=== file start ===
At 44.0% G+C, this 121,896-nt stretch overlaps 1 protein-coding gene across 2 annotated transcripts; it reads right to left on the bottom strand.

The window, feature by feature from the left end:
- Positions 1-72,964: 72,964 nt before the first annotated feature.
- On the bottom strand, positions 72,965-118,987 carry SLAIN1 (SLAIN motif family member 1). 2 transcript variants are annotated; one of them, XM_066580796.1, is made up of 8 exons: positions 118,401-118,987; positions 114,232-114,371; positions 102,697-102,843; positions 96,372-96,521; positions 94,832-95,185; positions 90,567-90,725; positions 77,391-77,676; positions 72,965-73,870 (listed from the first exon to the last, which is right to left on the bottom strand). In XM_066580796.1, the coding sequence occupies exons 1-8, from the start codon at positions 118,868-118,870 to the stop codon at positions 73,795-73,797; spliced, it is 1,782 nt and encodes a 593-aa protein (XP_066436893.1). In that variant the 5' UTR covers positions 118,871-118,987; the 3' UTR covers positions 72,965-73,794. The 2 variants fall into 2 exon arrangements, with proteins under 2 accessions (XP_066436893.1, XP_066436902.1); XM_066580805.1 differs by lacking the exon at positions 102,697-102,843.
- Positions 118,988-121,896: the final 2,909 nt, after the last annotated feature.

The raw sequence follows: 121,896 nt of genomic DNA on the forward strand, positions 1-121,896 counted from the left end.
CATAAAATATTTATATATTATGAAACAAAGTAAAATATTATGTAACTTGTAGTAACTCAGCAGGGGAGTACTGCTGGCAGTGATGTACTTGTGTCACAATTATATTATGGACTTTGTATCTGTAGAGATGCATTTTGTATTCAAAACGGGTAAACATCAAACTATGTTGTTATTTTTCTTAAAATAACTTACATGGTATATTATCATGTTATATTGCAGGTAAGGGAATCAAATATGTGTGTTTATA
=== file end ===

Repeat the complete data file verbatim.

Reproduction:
At 44.0% G+C, this 121,896-nt stretch overlaps 1 protein-coding gene across 2 annotated transcripts; it reads right to left on the bottom strand.

The window, feature by feature from the left end:
- Positions 1-72,964: 72,964 nt before the first annotated feature.
- On the bottom strand, positions 72,965-118,987 carry SLAIN1 (SLAIN motif family member 1). 2 transcript variants are annotated; one of them, XM_066580796.1, is made up of 8 exons: positions 118,401-118,987; positions 114,232-114,371; positions 102,697-102,843; positions 96,372-96,521; positions 94,832-95,185; positions 90,567-90,725; positions 77,391-77,676; positions 72,965-73,870 (listed from the first exon to the last, which is right to left on the bottom strand). In XM_066580796.1, the coding sequence occupies exons 1-8, from the start codon at positions 118,868-118,870 to the stop codon at positions 73,795-73,797; spliced, it is 1,782 nt and encodes a 593-aa protein (XP_066436893.1). In that variant the 5' UTR covers positions 118,871-118,987; the 3' UTR covers positions 72,965-73,794. The 2 variants fall into 2 exon arrangements, with proteins under 2 accessions (XP_066436893.1, XP_066436902.1); XM_066580805.1 differs by lacking the exon at positions 102,697-102,843.
- Positions 118,988-121,896: the final 2,909 nt, after the last annotated feature.

The raw sequence follows: 121,896 nt of genomic DNA on the forward strand, positions 1-121,896 counted from the left end.
CATAAAATATTTATATATTATGAAACAAAGTAAAATATTATGTAACTTGTAGTAACTCAGCAGGGGAGTACTGCTGGCAGTGATGTACTTGTGTCACAATTATATTATGGACTTTGTATCTGTAGAGATGCATTTTGTATTCAAAACGGGTAAACATCAAACTATGTTGTTATTTTTCTTAAAATAACTTACATGGTATATTATCATGTTATATTGCAGGTAAGGGAATCAAATATGTGTGTTTATA